Avoid Ugly Surprises. Only those leaders who don’t anticipate the future will be surprised by it. Having an understanding of the big picture and good peripheral vision are not optional. What are the threats, real or imagined, lurking ahead for you? What are the risks that most concern you? Hold “pop-up” sessions with heretics and trusted colleagues, and practice resolving the events they imagine before you encounter them in the rough landscape ahead. If you scan and scout the horizon, you should be able to steer successfully through it using fast decision making.

Simplify Complexity. As you cross inching forward toward the end of Badlands territory, this complex environment will prove fatal to simplistic thinkers and those seduced by glib slogans. Beware of magic potions, whose merchants abound in the Badlands. They offer nothing but fake news and noise. Don’t be distracted.  The trick is to be able to manage complexity, break it down into its component parts, and communicate direction and action steps in clear, simple terms over and over again.

Avoid The Black Hole of Superficial Insights. Getting blindsided because you deny the existence of what you don’t know is a pitfall throughout the journey. You know less than you think. . Know that you need to learn, and learn fast. Seek Collisions at all times to avoid slipping into this black hole of superficial insight. Like all black holes it is almost impossible to get out. Ask more questions rather than jumping to quick solutions.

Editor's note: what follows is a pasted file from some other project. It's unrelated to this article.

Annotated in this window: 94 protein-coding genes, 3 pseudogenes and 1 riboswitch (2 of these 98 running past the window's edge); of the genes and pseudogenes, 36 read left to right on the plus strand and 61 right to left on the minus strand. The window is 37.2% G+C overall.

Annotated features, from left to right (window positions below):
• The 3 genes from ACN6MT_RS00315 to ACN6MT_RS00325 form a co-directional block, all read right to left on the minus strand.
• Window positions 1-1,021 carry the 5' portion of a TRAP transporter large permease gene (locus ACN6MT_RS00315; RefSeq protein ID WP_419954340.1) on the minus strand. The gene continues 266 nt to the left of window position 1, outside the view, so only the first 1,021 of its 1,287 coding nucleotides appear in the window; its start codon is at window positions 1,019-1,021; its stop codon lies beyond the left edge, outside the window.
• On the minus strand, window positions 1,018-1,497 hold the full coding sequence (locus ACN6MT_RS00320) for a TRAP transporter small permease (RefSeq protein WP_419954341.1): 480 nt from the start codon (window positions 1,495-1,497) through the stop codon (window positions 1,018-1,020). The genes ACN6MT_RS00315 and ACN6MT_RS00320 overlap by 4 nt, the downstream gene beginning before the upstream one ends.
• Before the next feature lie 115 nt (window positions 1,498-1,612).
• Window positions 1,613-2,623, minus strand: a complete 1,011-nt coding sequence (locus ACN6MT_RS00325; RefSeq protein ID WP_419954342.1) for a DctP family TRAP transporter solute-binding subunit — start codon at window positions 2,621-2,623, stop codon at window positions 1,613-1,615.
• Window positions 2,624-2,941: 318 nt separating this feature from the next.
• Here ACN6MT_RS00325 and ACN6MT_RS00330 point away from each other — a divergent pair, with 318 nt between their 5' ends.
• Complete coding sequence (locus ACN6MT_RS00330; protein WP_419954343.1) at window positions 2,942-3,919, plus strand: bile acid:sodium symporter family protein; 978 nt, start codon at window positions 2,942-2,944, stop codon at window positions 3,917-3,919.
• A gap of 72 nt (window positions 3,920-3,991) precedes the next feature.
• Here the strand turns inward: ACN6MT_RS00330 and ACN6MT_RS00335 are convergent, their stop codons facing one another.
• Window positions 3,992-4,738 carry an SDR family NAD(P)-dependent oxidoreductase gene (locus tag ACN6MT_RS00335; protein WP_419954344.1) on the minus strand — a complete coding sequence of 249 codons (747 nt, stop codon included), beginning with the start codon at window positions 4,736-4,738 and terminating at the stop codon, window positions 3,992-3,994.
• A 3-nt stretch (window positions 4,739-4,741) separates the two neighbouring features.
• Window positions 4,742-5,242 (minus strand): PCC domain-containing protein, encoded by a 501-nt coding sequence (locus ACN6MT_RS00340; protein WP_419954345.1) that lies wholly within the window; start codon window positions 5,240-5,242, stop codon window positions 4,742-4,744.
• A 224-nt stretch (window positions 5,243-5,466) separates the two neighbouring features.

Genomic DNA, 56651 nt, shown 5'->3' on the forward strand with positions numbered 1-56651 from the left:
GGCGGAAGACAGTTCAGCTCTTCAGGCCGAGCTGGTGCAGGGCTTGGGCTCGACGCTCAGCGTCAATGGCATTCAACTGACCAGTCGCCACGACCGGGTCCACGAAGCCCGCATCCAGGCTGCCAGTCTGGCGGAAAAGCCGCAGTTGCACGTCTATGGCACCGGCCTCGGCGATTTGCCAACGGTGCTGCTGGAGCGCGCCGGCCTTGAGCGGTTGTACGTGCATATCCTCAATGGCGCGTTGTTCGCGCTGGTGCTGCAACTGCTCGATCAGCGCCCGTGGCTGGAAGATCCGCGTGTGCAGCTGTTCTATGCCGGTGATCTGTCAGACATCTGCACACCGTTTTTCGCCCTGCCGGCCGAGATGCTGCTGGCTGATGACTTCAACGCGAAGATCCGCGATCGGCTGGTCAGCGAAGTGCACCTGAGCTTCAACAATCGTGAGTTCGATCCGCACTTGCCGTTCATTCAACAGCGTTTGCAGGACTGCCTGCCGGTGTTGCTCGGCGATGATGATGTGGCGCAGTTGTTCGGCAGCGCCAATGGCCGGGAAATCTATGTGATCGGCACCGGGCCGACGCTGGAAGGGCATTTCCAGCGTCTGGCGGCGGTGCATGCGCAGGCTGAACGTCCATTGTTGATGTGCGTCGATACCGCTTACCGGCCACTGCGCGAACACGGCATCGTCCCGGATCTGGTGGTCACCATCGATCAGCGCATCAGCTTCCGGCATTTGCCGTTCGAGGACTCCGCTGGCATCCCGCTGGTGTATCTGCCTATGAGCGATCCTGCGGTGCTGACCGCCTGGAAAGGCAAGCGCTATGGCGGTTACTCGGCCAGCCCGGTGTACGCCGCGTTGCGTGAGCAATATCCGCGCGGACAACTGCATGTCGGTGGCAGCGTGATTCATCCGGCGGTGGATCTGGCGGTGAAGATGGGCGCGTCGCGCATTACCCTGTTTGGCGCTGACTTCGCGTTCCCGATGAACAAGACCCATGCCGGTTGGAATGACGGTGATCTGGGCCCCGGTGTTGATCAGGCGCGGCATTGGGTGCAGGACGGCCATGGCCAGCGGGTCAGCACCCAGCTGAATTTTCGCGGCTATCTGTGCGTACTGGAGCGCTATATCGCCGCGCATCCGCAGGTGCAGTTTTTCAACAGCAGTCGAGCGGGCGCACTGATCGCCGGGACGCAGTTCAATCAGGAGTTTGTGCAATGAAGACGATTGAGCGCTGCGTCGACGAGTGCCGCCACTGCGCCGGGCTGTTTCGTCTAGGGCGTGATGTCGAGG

Seed an Epidemic of Innovation. Innovation is creating relevancy for the future. Top leadership must respond to the Radical Innovation imperative of this environment. Power will ultimately come from creating or investing in disruptive innovations in the marketplace-business or social. At the very least, try to be a new category creator. Leaders must ensure that a climate and culture of systemic innovation develops, and they must invest in those innovations most likely to create new wealth that will sustain the organization in the future.